Even with Matt Harvey succumbing to Tommy John surgery last October, the Mets expected solid production from their starting staff in 2014. New York's starters have largely held up their end of the bargain thus far, posting a 3.70 ERA through August 19, good for eighth in the National League.
Zack Wheeler continues to develop into the frontline pitcher most expected him to be. With a strong finish, Jacob deGrom could very well earn National League Rookie of the Year honors. However, two longstanding members of the rotation—Jon Niese and Dillon Gee—have not enjoyed the same degree of success in 2014, suffering through inconsistency and injury. While many continue to point to Niese's left-shoulder issues and diminished velocity as a prime reason for his struggles, Gee's problems have been more perplexing.
Since his major league debut in September 2010—a 4-1 victory over the Nationals that saw the right-hander toss seven innings of one-run ball—Gee has been a fairly consistent hurler for the Mets, compiling a 37-32 record and an ERA of 3.88. A strong rookie campaign in 2011 that included a 13-6 mark to go along with a 4.43 ERA in 30 appearances (27 starts) turned him into a rotation mainstay entering 2012. He responded with another solid year, posting a 4.10 ERA and a FIP of 3.71 and xFIP of 3.54. Unfortunately surgery to remove a blood clot in his right shoulder limited Gee to just 17 starts, leaving many to wonder how he would rebound in 2013.
The early answer was not encouraging. A horrific first two months that featured a 2-6 record and 6.34 ERA in 10 starts left Gee's rotation spot in jeopardy. With the whispers getting louder that he would be moved to the bullpen, Gee responded with the best start of his career against the Yankees on May 30, hurling 7⅓ innings of one-run ball and striking out a career-high 12 batters. The outing served as a springboard for Gee, who went 10-5 with a 2.71 ERA over his final 22 starts, numbers that put him among the top pitchers in the league and earned him the 2014 Opening Day nod from manager Terry Collins.
A strong spring turned into a hot start as the Cleburne, Texas native compiled a 2.73 ERA over his first eight starts this season, winning three of his four decisions. However, a back injury that was thought to be minor kept Gee out of action for two months. He returned on July 9 with a strong effort against the Braves, before his troubles began. In seven starts since, Gee is 0-5 with a 5.71 ERA spanning 41 innings. Walks (17) and home runs (eight) have been the prime culprits during the losing streak, which stands at five games after Tuesday's loss to the Athletics.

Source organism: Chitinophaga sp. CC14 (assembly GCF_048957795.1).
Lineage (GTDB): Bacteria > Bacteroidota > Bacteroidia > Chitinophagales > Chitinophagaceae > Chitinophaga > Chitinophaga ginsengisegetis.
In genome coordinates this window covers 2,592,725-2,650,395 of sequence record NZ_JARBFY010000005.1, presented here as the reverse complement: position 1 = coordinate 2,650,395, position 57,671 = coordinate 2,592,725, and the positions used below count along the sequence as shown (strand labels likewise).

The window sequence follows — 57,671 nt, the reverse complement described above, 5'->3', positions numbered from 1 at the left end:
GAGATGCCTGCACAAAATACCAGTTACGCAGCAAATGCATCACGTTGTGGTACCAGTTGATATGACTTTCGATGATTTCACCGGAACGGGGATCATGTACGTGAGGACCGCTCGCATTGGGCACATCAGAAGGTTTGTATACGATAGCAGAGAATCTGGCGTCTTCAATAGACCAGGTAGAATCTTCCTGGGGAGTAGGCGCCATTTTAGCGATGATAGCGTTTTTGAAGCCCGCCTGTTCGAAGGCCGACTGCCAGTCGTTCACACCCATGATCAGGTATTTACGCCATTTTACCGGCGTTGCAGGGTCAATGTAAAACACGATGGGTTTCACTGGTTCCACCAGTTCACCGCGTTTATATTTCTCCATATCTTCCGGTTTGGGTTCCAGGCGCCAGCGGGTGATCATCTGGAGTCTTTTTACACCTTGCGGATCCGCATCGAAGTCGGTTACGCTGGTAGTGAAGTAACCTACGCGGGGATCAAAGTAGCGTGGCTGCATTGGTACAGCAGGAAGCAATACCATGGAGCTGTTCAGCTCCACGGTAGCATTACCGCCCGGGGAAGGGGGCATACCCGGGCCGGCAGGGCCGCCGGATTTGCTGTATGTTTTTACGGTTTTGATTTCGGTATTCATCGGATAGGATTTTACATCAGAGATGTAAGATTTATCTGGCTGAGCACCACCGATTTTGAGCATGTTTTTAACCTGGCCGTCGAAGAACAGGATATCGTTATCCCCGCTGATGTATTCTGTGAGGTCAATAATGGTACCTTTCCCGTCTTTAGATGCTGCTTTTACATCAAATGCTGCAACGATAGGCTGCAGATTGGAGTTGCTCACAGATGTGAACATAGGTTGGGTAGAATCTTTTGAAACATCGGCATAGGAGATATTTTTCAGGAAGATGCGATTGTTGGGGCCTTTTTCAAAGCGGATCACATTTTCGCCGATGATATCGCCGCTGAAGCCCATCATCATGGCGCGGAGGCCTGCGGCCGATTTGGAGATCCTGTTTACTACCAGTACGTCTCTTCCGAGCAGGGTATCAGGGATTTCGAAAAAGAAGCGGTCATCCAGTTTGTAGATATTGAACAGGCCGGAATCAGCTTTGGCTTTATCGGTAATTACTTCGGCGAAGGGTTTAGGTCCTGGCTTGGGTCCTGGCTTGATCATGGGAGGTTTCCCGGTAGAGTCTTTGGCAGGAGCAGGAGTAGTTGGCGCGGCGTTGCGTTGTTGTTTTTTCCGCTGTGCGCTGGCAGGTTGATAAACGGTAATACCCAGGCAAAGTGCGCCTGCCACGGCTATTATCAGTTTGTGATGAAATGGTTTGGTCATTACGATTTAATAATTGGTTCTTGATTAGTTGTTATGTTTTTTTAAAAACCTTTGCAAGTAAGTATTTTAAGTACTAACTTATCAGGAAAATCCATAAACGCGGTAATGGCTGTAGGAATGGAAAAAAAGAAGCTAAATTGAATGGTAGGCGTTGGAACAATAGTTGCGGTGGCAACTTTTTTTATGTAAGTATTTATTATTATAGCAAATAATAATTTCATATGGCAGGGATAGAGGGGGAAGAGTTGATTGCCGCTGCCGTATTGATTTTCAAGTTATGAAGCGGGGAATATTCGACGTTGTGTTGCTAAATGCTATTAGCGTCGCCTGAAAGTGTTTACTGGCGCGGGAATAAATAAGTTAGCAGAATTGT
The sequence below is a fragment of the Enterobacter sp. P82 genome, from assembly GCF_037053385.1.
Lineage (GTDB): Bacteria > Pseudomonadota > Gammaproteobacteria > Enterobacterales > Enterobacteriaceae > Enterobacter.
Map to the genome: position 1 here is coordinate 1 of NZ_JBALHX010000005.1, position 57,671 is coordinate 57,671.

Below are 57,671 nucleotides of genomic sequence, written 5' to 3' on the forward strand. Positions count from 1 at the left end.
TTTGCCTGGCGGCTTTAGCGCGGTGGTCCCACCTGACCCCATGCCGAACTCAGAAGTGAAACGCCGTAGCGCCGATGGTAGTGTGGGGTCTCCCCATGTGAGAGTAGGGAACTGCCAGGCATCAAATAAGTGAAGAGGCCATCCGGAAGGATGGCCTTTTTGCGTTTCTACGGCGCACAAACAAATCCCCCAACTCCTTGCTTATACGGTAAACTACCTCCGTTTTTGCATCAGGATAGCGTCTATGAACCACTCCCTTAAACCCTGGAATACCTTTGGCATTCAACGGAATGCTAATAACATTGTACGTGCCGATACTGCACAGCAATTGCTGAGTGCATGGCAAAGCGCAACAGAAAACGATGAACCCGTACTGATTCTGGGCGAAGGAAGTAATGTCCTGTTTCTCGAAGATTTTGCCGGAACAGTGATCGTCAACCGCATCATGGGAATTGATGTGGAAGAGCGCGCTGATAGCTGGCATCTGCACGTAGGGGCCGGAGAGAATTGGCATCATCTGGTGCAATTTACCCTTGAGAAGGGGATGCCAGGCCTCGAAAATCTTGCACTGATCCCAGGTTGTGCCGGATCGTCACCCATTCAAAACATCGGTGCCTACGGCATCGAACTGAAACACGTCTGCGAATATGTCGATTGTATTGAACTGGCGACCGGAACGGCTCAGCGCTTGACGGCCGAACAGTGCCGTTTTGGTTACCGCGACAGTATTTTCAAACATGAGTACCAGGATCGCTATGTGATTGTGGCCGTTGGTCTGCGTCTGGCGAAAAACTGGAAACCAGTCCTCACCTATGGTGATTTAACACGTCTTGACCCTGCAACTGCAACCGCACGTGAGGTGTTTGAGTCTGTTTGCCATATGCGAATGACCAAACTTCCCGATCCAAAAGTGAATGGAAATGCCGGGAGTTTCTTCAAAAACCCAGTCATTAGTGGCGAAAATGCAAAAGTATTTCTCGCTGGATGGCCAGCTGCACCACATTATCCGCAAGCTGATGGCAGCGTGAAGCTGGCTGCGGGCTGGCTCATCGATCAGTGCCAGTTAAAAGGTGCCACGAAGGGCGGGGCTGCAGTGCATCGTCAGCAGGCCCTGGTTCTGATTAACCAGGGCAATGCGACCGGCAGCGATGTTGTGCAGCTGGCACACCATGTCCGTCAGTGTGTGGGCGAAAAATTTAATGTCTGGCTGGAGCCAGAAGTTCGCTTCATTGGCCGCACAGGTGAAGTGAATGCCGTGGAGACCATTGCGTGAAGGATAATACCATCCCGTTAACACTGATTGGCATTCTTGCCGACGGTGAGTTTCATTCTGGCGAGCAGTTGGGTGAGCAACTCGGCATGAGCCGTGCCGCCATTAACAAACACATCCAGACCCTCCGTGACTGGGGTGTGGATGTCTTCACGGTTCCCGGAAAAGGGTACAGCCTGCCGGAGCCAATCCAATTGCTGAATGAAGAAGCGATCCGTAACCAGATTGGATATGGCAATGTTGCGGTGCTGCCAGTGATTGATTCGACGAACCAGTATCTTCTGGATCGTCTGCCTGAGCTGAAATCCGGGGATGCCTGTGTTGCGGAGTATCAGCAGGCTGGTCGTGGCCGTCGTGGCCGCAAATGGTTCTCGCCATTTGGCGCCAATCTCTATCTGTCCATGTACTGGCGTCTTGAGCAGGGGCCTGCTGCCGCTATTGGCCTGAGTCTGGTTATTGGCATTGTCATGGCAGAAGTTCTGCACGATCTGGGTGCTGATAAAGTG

A closer look inside the numbers reveals some interesting facts. According to Fangraphs, Gee is throwing his fastball a career-high 60.6% of the time and neglecting his far-more-effective changeup, which he has thrown at a 15.2% clip. Pitchers like Harvey or Wheeler who enjoy the benefit of 95 mph heat can afford to do this and get away with mistakes. With an average fastball of 89.1 mph in 2014, Gee cannot, particularly when he is surrendering more than a homer every nine innings. His over-reliance on his fastball this season seems to have caused him the most trouble.
Opposing hitters have hammered line drives 33.3% of the time off Gee's fastballs in 2014, helping to elevate his BABIP in such instances to .368. He's also induced a career-worst 3.9% of batters to swing and miss at his heater, which makes it even more curious why he is eschewing his off-speed pitches for his below-average fastball.
No one will ever confuse Gee with an ace, but it's entirely possible that he has become somewhat overrated, at least among Mets fans. Discounting his five-start cup of coffee in 2010, Gee has only pitched to an xFIP better than his actual ERA once (2012), suggesting that his numbers aren't quite as good as they may seem. Again discounting his five starts in 2010, Gee has accumulated an ERA+ of 83, 93, 99, and 92 since 2011. Anything below 100 is by definition below average.
This is to take nothing away from Gee. Unless a team is fortunate enough to experience what the Braves of the 1990s did with Tom Glavine, John Smoltz, and Greg Maddux, starters in the mold of Gee are extremely valuable to a rotation. Perhaps his recent struggles after a strong 30-start stretch is just Gee regressing to the mean. No matter the reason, he is still a valuable commodity to have, but maybe expectations of what type of pitcher Gee is should be tempered by what the raw data says.